That’s true for a couple of reasons. First, perceptions of discrimination and feelings of social exclusion are strongly linked with how Asian Americans vote. Take, for example, the relationship between Asian Americans who said they perceived discrimination and how they said they would vote in the 2020 presidential election.
Over three-quarters of Asian American and Pacific Islanders voters who thought there was “a great deal” or “a lot” of anti-Asian discrimination in the U.S. supported Joe Biden over Donald Trump in weekly Democracy Fund + UCLA Nationscape surveys conducted from April to September 2020. But only 37 percent of Asian Americans who didn’t think there was any anti-Asian discrimination preferred Biden to Trump in the presidential election.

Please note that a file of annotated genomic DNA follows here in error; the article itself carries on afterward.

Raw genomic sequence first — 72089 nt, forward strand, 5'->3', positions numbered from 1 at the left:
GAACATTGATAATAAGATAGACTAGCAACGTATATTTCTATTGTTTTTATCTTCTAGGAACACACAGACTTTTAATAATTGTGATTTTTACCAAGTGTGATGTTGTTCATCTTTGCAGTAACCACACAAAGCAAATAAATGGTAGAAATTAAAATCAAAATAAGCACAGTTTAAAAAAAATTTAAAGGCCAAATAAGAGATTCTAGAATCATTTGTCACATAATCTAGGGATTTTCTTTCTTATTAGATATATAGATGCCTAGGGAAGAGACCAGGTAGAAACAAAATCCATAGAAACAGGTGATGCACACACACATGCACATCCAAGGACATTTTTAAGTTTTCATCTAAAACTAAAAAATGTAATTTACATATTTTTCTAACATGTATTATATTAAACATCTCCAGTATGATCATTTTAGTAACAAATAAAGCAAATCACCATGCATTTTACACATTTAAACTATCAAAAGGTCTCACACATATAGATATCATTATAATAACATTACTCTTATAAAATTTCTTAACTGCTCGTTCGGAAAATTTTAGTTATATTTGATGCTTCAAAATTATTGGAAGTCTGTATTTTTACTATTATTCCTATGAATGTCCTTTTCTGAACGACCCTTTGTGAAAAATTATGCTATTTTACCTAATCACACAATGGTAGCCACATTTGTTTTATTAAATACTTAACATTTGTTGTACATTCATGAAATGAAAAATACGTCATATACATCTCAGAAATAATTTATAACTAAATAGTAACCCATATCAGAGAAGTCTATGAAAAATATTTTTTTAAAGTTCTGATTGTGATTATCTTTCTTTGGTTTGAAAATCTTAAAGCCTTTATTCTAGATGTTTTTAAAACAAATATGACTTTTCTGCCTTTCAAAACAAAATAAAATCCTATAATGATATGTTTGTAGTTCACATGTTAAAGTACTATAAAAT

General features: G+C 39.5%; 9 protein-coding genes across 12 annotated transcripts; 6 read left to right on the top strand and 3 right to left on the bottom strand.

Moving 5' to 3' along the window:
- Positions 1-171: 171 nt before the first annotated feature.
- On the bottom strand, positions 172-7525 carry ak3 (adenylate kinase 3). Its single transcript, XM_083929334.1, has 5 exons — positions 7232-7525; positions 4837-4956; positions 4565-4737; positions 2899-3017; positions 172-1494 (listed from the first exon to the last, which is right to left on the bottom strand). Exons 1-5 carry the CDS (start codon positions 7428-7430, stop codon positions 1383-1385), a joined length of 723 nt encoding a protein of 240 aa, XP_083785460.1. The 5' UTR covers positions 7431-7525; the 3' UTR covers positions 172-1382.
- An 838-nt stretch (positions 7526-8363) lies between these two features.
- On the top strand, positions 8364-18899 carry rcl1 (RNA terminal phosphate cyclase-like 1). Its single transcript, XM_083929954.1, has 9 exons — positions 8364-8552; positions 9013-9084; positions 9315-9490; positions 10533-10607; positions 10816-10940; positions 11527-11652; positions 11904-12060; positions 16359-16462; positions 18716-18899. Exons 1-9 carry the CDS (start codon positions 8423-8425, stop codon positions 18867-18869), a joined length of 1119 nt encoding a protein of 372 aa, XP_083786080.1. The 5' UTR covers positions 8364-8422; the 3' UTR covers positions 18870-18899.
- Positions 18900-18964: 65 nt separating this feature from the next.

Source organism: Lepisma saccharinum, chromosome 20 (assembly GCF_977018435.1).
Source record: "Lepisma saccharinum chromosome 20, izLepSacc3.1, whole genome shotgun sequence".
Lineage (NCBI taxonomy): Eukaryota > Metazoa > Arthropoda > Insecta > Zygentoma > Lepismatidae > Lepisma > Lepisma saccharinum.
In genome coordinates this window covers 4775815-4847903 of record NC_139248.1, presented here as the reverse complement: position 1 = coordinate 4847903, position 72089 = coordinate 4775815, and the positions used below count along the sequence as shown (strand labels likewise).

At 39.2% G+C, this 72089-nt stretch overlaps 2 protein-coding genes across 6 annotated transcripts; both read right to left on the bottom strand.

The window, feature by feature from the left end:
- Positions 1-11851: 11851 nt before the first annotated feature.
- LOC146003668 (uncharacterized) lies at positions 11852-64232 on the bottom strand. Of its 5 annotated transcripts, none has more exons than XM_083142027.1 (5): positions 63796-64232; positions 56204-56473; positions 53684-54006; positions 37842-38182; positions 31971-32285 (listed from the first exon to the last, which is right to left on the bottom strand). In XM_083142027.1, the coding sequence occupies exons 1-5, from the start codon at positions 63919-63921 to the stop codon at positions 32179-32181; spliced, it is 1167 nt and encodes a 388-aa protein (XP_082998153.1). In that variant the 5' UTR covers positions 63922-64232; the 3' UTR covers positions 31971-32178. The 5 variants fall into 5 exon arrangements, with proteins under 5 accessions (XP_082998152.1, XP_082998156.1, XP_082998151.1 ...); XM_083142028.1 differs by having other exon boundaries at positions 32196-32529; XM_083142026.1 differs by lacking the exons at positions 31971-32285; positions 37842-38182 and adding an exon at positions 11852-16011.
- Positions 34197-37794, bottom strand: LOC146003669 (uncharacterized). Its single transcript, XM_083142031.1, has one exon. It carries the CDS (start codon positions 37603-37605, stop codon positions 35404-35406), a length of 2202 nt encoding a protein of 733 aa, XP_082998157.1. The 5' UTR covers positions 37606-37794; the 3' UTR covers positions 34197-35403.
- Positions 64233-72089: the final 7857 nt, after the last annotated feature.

Political scientists Alexander Kuo, Neil Malhotra and Cecilia Mo have argued that Asian Americans who experience discrimination are more likely to support Democrats because they associate social exclusion based on their ethnic background with the predominantly white Republican Party. Take, for example, what Kuo, Malhotra and Mo found in one experiment. Some participants were randomly subjected to a microaggression from a white lab assistant who questioned their citizenship before having them answer a survey that measured political attitudes. The Asian Americans subjected to the microaggression were 13 percentage points more likely than the control group to view the Democratic Party in a positive light.